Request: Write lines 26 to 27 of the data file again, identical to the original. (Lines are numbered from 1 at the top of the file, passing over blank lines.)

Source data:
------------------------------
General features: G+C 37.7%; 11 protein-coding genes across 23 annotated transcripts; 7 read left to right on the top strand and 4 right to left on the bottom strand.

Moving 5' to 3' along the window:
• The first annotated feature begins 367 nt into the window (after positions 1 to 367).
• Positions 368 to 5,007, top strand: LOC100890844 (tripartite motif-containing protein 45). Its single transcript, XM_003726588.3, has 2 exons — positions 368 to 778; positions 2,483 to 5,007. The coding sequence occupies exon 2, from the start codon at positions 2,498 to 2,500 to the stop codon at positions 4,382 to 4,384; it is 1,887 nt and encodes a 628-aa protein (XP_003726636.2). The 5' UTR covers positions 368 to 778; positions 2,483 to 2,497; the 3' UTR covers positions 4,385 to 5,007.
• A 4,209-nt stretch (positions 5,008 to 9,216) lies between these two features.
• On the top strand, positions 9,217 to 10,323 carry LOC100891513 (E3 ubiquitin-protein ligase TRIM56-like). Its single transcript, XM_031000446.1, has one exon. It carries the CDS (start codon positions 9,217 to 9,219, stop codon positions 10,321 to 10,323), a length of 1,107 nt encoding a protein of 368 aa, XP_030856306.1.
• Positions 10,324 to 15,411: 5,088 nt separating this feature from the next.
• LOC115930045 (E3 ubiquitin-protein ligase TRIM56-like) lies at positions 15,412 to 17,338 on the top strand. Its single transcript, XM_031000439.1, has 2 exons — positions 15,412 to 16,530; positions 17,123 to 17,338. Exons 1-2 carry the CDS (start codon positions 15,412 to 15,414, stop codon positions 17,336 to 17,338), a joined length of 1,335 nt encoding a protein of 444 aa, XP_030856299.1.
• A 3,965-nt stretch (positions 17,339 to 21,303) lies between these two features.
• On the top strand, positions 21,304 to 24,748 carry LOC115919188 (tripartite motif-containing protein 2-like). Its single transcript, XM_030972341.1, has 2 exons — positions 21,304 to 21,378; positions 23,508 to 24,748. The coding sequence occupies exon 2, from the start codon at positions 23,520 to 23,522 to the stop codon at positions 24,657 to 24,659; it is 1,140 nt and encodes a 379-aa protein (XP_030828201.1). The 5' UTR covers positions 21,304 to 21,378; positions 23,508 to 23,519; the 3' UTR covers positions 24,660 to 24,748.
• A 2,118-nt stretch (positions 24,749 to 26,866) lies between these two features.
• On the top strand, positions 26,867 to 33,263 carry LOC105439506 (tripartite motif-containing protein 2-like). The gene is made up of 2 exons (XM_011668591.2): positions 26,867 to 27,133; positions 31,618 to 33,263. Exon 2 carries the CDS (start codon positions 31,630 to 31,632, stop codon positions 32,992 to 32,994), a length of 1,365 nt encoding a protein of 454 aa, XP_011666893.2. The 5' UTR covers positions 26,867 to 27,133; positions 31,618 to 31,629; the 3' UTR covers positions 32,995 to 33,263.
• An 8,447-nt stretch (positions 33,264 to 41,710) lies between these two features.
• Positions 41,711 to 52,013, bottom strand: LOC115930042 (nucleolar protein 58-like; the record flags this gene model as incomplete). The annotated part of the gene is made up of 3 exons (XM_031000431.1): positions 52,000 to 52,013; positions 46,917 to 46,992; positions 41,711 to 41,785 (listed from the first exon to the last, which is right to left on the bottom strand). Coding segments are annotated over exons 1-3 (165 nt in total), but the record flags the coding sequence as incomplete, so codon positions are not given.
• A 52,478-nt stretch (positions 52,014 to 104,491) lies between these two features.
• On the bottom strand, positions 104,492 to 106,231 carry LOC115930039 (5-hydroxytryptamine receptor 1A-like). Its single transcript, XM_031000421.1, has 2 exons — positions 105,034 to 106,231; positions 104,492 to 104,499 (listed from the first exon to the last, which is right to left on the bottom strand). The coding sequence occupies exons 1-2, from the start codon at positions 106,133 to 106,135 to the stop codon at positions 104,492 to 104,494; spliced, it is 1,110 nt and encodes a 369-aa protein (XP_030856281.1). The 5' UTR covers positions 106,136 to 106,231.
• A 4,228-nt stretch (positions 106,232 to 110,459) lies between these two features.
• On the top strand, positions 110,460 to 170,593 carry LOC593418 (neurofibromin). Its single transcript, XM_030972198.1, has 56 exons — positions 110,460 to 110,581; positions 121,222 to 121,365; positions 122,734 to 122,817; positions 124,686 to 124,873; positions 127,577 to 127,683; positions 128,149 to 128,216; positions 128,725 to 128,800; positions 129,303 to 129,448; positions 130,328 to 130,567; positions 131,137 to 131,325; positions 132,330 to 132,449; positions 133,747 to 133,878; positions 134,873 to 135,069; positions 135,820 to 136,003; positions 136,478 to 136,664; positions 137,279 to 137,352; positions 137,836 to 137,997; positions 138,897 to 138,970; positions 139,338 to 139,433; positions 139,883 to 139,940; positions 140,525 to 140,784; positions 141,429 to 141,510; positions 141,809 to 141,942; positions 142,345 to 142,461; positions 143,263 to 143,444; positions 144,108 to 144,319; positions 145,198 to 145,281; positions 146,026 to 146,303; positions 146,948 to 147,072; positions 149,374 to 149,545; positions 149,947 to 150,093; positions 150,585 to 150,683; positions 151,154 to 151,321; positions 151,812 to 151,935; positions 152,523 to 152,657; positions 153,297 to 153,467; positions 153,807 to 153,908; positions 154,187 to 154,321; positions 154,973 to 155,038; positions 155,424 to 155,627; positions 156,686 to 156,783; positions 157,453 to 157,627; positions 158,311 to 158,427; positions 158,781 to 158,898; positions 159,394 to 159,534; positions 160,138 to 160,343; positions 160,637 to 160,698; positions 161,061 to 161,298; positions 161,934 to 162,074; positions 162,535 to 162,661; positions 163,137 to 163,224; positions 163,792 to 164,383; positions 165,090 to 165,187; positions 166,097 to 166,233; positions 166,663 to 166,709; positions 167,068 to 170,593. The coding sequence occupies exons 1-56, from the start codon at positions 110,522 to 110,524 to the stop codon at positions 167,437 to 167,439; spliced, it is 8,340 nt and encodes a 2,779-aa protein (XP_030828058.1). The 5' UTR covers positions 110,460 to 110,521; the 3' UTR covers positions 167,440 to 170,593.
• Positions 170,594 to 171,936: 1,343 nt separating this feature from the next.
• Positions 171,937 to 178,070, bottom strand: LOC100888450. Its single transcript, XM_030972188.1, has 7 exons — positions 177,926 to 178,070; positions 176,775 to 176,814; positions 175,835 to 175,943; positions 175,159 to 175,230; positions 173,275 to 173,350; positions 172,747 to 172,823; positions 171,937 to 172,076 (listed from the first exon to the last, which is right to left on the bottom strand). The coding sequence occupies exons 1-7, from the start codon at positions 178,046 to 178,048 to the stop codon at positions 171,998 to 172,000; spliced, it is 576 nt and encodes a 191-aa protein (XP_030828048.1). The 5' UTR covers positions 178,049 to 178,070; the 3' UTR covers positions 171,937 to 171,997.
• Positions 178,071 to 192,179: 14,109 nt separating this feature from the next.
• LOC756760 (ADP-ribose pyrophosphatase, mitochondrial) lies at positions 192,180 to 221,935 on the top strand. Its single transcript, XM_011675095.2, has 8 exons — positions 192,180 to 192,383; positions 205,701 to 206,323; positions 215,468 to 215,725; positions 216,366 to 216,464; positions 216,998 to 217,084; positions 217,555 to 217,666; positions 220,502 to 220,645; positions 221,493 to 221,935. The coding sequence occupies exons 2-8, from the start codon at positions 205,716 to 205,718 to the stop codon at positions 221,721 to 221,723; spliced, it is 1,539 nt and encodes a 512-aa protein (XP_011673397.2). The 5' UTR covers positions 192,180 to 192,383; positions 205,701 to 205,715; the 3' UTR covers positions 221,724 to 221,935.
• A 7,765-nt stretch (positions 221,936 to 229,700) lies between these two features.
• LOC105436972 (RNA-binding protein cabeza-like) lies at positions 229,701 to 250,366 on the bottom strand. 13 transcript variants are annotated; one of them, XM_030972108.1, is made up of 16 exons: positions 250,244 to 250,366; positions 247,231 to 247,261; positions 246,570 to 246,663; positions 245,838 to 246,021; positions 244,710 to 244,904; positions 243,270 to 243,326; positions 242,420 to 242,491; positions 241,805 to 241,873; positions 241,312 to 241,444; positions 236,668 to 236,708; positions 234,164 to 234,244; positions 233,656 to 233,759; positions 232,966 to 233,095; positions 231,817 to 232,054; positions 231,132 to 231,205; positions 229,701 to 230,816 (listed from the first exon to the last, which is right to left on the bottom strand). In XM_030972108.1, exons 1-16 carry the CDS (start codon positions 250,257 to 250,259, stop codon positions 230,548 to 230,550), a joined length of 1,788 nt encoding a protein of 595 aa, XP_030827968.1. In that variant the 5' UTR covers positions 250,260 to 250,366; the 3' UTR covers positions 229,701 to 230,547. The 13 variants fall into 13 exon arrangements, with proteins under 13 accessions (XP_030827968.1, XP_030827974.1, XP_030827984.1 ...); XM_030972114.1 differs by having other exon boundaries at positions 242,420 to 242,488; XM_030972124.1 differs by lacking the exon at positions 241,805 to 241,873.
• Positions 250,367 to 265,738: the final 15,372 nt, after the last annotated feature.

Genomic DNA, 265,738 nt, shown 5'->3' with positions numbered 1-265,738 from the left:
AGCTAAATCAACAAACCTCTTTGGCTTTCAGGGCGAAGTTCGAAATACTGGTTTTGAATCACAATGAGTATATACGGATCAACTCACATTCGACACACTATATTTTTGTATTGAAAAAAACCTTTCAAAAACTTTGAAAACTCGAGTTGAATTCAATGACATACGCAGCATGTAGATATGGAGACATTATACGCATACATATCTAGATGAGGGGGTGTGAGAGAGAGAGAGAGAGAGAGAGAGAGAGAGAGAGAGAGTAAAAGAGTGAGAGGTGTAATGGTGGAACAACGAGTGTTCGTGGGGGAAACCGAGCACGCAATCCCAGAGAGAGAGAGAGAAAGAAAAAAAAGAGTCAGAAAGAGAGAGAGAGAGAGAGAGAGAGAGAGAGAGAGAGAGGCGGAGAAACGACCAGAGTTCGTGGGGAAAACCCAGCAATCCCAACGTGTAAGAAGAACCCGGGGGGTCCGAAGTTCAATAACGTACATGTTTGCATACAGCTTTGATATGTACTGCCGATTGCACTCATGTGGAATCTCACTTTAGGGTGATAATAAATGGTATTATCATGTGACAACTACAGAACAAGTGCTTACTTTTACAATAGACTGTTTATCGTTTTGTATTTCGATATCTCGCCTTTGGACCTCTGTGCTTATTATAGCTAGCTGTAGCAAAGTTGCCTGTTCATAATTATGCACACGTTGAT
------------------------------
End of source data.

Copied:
Genomic DNA, 265,738 nt, shown 5'->3' with positions numbered 1-265,738 from the left:
AGCTAAATCAACAAACCTCTTTGGCTTTCAGGGCGAAGTTCGAAATACTGGTTTTGAATCACAATGAGTATATACGGATCAACTCACATTCGACACACTATATTTTTGTATTGAAAAAAACCTTTCAAAAACTTTGAAAACTCGAGTTGAATTCAATGACATACGCAGCATGTAGATATGGAGACATTATACGCATACATATCTAGATGAGGGGGTGTGAGAGAGAGAGAGAGAGAGAGAGAGAGAGAGAGAGAGAGTAAAAGAGTGAGAGGTGTAATGGTGGAACAACGAGTGTTCGTGGGGGAAACCGAGCACGCAATCCCAGAGAGAGAGAGAGAAAGAAAAAAAAGAGTCAGAAAGAGAGAGAGAGAGAGAGAGAGAGAGAGAGAGAGAGAGGCGGAGAAACGACCAGAGTTCGTGGGGAAAACCCAGCAATCCCAACGTGTAAGAAGAACCCGGGGGGTCCGAAGTTCAATAACGTACATGTTTGCATACAGCTTTGATATGTACTGCCGATTGCACTCATGTGGAATCTCACTTTAGGGTGATAATAAATGGTATTATCATGTGACAACTACAGAACAAGTGCTTACTTTTACAATAGACTGTTTATCGTTTTGTATTTCGATATCTCGCCTTTGGACCTCTGTGCTTATTATAGCTAGCTGTAGCAAAGTTGCCTGTTCATAATTATGCACACGTTGAT